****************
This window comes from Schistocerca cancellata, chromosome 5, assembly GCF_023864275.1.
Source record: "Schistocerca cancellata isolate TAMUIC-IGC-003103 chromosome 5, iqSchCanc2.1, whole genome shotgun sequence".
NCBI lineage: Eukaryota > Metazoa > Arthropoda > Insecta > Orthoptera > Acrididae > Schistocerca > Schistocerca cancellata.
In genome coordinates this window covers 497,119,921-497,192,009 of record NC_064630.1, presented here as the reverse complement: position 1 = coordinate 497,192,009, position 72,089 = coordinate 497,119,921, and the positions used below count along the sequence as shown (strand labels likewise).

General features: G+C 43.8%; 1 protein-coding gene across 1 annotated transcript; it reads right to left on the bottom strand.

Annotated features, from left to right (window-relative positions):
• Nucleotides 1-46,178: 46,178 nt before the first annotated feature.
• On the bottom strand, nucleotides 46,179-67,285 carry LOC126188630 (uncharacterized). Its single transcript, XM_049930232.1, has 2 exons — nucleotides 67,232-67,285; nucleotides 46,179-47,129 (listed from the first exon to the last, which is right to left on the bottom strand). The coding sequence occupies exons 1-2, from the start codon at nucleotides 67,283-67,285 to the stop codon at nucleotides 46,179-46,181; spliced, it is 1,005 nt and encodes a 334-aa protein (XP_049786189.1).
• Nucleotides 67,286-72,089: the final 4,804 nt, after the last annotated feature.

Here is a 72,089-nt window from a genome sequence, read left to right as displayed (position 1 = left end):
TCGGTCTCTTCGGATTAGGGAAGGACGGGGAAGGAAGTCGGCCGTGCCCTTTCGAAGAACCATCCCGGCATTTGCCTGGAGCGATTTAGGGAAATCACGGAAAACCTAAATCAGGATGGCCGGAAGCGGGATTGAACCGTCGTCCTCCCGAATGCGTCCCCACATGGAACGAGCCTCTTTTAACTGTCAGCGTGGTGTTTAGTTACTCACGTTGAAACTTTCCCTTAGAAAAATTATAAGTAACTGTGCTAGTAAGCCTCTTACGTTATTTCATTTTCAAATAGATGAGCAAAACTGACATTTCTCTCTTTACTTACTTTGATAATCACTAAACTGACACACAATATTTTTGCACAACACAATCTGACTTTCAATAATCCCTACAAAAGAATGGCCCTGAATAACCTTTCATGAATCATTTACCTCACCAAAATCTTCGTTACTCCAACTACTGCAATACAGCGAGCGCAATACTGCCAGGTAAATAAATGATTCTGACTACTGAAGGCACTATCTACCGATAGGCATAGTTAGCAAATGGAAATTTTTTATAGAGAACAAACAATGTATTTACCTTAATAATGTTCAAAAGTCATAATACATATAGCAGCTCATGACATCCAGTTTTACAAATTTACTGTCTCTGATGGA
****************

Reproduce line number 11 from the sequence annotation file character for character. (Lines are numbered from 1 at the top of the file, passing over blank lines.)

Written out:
TCGGTCTCTTCGGATTAGGGAAGGACGGGGAAGGAAGTCGGCCGTGCCCTTTCGAAGAACCATCCCGGCATTTGCCTGGAGCGATTTAGGGAAATCACGGAAAACCTAAATCAGGATGGCCGGAAGCGGGATTGAACCGTCGTCCTCCCGAATGCGTCCCCACATGGAACGAGCCTCTTTTAACTGTCAGCGTGGTGTTTAGTTACTCACGTTGAAACTTTCCCTTAGAAAAATTATAAGTAACTGTGCTAGTAAGCCTCTTACGTTATTTCATTTTCAAATAGATGAGCAAAACTGACATTTCTCTCTTTACTTACTTTGATAATCACTAAACTGACACACAATATTTTTGCACAACACAATCTGACTTTCAATAATCCCTACAAAAGAATGGCCCTGAATAACCTTTCATGAATCATTTACCTCACCAAAATCTTCGTTACTCCAACTACTGCAATACAGCGAGCGCAATACTGCCAGGTAAATAAATGATTCTGACTACTGAAGGCACTATCTACCGATAGGCATAGTTAGCAAATGGAAATTTTTTATAGAGAACAAACAATGTATTTACCTTAATAATGTTCAAAAGTCATAATACATATAGCAGCTCATGACATCCAGTTTTACAAATTTACTGTCTCTGATGGA